Veterans of the old Air Weather Service look at the new equipment being used today in the Air Force Weather Agency and we shake our heads. The 21st Air Force in Europe has some really nice gear while the old machines were more like Machines than sophisticated Weather Electonics of today.
A lot has transpired since I left the Military on Aug, 11, 1985. The Weather Service itself used to be affiliated with Army, then the Air Air Force and finally the Air Force as we know it today. With all that change it was not only the designations but also the equipment that went through a kind of technological renaissance as well. From the more crude analog equipment and FPS-77 Weather Radar to newer NEXRAD and Doppler Radar.
The power curve for this new Weather product has brought the Air Force into the modern world. The newness of our equipment quite naturally will be determined by funding but quality forecasts and operational issues have kind of forced the Pentagon’s hand a bit and really that is a good thing.
While stationed at Ramstein, our teletype machine was crude and very tempermental. And you had to stand by waiting for the cue. At Ramstein our cue was VB and you were that maybe the ticker tape would break and that would really suck.
My weather observations were dependent on-real time weather data. That data and this doesn’t include live satellite imagery so we were kind of limited as back then (1980ish) we had to wait for the GOES (GeoSynchronous) for the latest run. Today that is not even a problem. Up to the minute satellite shots make forecasts easier by far and you do not even need anything more than a PC.
The fax charts had scheduled runs so that information was a premium to us. With newer satellites and sophicated equipment the different kinds of photos are so many that it is hard to keep up. Water Vapor Charts, Infrared Imagery and experimental algorithms have given the forecaster more to work.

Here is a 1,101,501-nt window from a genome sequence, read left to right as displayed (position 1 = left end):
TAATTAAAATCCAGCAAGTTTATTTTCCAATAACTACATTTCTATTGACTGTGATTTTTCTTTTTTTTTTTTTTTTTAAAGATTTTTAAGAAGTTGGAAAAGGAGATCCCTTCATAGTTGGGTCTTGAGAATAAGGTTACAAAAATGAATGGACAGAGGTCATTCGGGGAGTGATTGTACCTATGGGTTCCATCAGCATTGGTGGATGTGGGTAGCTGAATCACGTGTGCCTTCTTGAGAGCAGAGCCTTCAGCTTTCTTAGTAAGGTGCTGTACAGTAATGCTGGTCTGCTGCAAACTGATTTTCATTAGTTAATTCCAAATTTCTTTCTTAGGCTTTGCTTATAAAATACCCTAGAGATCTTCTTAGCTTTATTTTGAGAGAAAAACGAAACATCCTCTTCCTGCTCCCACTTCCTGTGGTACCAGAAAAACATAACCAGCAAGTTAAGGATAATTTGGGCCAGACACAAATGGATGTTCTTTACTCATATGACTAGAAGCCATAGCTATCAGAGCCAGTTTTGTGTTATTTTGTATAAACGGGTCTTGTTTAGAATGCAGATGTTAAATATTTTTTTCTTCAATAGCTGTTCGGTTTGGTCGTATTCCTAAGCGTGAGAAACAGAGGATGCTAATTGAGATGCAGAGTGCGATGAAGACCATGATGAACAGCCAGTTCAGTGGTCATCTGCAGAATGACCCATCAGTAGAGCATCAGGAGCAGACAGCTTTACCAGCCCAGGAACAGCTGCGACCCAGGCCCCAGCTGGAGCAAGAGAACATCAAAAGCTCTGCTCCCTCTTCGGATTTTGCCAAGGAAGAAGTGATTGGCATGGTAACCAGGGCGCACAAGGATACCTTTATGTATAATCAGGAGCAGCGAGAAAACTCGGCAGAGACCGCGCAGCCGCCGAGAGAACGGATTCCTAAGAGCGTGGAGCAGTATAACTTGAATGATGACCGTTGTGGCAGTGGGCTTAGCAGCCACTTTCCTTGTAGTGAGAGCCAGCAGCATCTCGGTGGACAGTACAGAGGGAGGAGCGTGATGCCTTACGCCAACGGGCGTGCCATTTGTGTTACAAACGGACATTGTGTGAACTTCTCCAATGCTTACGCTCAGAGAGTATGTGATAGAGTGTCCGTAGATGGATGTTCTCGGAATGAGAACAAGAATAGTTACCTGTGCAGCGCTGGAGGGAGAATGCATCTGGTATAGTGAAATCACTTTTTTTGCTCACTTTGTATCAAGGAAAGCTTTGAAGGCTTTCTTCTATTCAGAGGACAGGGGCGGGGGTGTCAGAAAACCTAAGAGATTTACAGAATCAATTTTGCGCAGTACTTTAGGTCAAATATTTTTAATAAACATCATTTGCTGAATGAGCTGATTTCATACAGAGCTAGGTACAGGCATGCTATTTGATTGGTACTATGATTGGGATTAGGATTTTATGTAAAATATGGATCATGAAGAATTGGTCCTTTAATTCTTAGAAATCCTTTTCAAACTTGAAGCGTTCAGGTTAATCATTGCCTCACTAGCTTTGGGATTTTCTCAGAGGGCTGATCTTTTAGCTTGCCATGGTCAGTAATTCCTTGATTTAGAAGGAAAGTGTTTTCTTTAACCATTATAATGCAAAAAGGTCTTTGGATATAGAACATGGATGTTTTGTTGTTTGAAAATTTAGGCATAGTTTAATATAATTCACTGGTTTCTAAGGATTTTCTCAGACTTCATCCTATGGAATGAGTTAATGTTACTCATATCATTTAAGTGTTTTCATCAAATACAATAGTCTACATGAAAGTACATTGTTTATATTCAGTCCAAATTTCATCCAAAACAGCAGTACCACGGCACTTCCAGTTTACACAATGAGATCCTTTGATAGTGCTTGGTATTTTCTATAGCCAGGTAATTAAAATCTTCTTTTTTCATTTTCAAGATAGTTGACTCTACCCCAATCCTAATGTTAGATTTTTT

Satellite imagery can reveal thunderstorm tops and locations and further enhanced what radar imagery could do. For example, the radar may indicate some weather but if you look at the satellite you can determine whether that is in fact storms. Sometimes radars would show what appeared to be rain when in fact it might just be buildings, geese or false echoes.
We also use other equipment which is what I call a weather matrix. All this data would enhance our understanding. Next is the weather fax machines. It was actually a radio broadcast that was downlinked from Offutt Air Force Base in Nebraska to our receiver at the Base Weather Station.
One other thing is that we actually had hand held equipment for use in the field. I will show more of that down the line. When I was in the first fax machines actually burned the images
These charts were then torn off the fax machine/date and time stamped and hung on the walls of the Forecaster’s area.
These charts would sometimes be 20 feet long and we would have to process this paperwork so the forecasters could use it. The other equipment was generally stacked and configured as you see below.
To the far left was the Rotating Beam Ceilometer and it was used to use cloud bases below 3,000 AGL (Above Ground Level) . Next to the right of the RBC was the Temperature and Dewpoint Indicators in Fahrenheit back then.
Next to the right of Temperature Indicator was the RO-362, wind indicator. This was a record of winds during any 24 hour period. We would take checks to make sure it was synchronized and signed with our initials. Peak wind gusts were noted as were windshifts (WSHFT).
The final piece of equipment was the Transmissometer which actually helped us determine the Runway Visual Range (RVR). Base Operations would go out to the runway and determine if there was ice or snow on the Runway. We would then report that to the Air Traffic Control via local and longline through our observations.
From left to the right is a wind recorder, Comeds (longline transmissions) and temperature hut that protected the temperature from the sun and actually a fan to replicate wet bulb temperatures for humidity.
There are two other pressure indicators and the upper left is used to determine station pressure in MB/IN and Pressure Altitude and the bottom left is the mercurial barometer which is used to calibrate the Aneroid and Microbarograph and these were checked every day.
Upper right was the teleautowriter that is a box with a pen and we would write on that and Air Traffic Controllers and Alert Aircraft would be notified, especially the pressure because that would tell the pilot where he was above the surface. Pressure Altitude (PA).
The following is an updated Base Weather Station. It includes holographs, Upper Air Soundings (every 15 minutes) and Satellite, Remote Observation Site and Flight weather Briefings and Terminal Area Forecasts.